Homily for September 2

Homily for the 22nd Sunday in Ordinary Time – C
Sirach 3:17-18, 20, 28-29
Hebrews 12:18-19, 22-24a
Luke 14:1-7, 14

This gospel passage is just in time for me
because I’m going to a wedding reception this afternoon
and now I know just how to behave when I get there!

But I’m surprised that in the gospel account
we don’t find a scribe or Pharisee jumping up and saying,
“But, Master! What about place cards?”

Place cards!

At most banquets and wedding receptions,
you find a place card at the entrance to the banquet room
and the place card tells you where to sit and,
in a subtle way, tells you just where you stand
among the host’s honored and best friends.

But the message of Jesus here is not about saving anyone
from an embarrassing moment,
it’s about something else…

Jesus’ admonition that when throwing a party ourselves
we should invite the “poor, the crippled, the lame and the blind”
is horribly not politically correct in our own culture
and a sure sign that in the culture of Jesus’ day
these were the groups of people regularly were excluded
from social gatherings, on account of their poverty of challenges.
But here, again, the message of Jesus is not about
having a quota of physically challenged people to dinner,
it’s about something else…

Remember when Jesus instructed the rich young man
to sell everything he had, give the money to the poor and follow him?
That message was not about an inventory of personal possessions,
it was about something else…
Many of the hard sayings of Jesus in the gospel lead us to wonder
how much does he want? what do we have to do?
how much must we give? does he really mean what he says?

And if it all leads to discussions about
where to sit, whom to invite and what do I need to give away,
we may have missed the whole thing --
because it’s about something else…

Thursday night we celebrated a Mass to close our Vacation Bible School:
a wonderful celebration with the children, their families
and other parishioners.
At the beginning of my homily
I asked the kids to tell me about the necklaces they were all wearing
and I asked one little girl, Julia, to loan me hers for a few minutes
while I was preaching.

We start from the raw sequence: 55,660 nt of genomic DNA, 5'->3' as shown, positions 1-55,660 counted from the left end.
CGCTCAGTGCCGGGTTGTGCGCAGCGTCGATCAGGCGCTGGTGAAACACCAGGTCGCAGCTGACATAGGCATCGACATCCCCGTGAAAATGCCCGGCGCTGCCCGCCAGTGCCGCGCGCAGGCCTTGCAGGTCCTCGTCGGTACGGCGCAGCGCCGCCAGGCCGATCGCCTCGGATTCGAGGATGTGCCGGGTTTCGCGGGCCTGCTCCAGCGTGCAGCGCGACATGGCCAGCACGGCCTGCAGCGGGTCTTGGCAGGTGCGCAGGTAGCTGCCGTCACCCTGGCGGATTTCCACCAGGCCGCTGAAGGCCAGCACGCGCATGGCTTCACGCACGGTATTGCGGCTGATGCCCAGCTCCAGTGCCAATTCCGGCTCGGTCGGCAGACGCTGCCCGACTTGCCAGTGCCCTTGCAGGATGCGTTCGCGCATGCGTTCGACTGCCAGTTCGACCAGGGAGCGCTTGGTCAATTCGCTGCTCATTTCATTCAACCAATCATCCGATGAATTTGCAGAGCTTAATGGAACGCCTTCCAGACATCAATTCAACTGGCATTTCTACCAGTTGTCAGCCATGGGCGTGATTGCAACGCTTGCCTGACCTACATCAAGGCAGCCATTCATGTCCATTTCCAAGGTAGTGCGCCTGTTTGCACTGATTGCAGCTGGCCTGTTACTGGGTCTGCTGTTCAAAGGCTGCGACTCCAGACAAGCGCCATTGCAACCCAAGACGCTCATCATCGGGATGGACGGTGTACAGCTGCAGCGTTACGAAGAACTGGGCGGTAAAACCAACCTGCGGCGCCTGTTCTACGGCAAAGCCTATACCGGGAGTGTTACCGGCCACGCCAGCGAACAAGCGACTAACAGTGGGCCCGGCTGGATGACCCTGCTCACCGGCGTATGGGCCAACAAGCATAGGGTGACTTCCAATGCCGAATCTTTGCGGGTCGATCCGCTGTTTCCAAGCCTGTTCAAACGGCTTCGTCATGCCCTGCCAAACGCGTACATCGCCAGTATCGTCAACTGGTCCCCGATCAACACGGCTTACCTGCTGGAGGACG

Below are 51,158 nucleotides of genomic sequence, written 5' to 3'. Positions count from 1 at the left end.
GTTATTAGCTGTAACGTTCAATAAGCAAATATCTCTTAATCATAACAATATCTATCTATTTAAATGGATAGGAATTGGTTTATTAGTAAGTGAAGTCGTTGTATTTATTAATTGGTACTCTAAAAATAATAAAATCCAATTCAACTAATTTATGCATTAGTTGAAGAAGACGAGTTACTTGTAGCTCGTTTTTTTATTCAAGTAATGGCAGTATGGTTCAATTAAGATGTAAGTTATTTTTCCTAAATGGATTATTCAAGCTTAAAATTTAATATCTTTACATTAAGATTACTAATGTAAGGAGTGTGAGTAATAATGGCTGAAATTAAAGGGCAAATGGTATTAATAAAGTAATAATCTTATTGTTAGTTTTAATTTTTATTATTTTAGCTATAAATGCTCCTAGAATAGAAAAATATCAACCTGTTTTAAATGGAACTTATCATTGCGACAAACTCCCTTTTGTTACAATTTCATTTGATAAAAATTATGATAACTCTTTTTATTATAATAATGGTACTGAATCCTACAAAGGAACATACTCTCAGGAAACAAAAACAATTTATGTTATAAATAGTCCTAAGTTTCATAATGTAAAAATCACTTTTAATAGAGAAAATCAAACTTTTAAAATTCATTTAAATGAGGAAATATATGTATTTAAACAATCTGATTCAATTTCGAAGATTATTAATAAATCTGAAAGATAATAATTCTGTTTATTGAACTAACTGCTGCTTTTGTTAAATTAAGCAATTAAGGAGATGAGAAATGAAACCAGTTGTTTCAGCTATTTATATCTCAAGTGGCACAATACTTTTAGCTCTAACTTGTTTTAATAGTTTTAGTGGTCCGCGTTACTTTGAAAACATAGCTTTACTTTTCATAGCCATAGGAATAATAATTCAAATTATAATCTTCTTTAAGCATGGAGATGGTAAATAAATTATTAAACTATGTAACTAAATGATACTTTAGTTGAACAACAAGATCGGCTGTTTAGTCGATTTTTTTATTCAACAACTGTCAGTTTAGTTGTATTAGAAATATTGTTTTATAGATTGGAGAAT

In response to my questions the children told me
they had made the necklaces during the week,
that each one had 10 beads, one for each of the 10 commandments,
and that in the middle of the 10 beads was a Cross
to remind us that Jesus is the fulfillment of all the law.

I remarked about how beautiful the necklaces were
and when I handed Julia’s back to her, she said,
“If you like, you can keep it, Fr. Fleming.”

Now, THAT’S what it’s all about!
It’s about having the kind of heart that spontaneously offers
and gives away what it has - for the joy of others.

Jesus isn’t checking place cards:
he’s looking for a heart that thinks of others before its own needs.
Jesus isn’t looking for a quota of a minority group:
he’s looking for a heart that always has room for one more.
Jesus isn’t taking stock of our belongings:
he’s looking for a heart always ready to share
even what it prizes the most.

It’s not about where you sit, or whom you invite or what you possess.
It’s about growing a heart that gives up its own place, opens its door,
and gives itself away out of love, for the need and joy of another.

It’s about a heart that gives away the treasured necklace she made
at Vacation Bible School.

As beautiful as this necklace is, it’s all the more precious to me
because it came not only from Julia’s hand but also from her heart.

Here, at this table,
Jesus gives up his place for you and me;
he invites us to his supper although he knows we are not worthy;
and he gives from his heart all that was humanly his,
his Body and his Blood, in the Eucharist.

May the sacrament we receive from the Lord’s altar
nourish a spirit of loving sacrifice in us
and give us hearts to love as Jesus loved us.


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